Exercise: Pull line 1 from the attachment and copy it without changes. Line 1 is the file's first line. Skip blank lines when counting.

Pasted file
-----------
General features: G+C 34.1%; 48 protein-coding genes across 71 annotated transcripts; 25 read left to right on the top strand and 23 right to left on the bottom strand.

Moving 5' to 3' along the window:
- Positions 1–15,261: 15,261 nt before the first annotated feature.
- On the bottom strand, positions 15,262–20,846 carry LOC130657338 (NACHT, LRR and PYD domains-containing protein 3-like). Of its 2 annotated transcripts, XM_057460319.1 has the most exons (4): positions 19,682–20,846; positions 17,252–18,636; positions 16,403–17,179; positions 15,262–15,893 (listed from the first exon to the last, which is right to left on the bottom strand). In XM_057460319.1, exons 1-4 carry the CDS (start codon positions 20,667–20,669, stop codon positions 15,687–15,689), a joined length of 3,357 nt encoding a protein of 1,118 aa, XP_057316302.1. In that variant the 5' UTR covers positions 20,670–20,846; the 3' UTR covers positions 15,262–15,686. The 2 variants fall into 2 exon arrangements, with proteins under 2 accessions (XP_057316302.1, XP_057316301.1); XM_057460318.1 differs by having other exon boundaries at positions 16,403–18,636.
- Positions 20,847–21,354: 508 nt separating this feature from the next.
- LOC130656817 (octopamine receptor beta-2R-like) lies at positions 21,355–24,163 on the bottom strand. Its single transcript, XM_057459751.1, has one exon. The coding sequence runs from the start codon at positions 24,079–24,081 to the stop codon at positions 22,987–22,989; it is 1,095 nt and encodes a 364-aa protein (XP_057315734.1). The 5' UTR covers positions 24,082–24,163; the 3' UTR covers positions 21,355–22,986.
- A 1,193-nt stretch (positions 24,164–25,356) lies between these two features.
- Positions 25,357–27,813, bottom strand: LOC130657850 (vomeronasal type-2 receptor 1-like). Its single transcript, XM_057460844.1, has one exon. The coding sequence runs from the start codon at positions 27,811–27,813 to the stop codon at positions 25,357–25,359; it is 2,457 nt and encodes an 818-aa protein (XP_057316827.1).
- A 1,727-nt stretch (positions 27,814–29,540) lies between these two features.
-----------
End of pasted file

General features: G+C 34.1%; 48 protein-coding genes across 71 annotated transcripts; 25 read left to right on the top strand and 23 right to left on the bottom strand.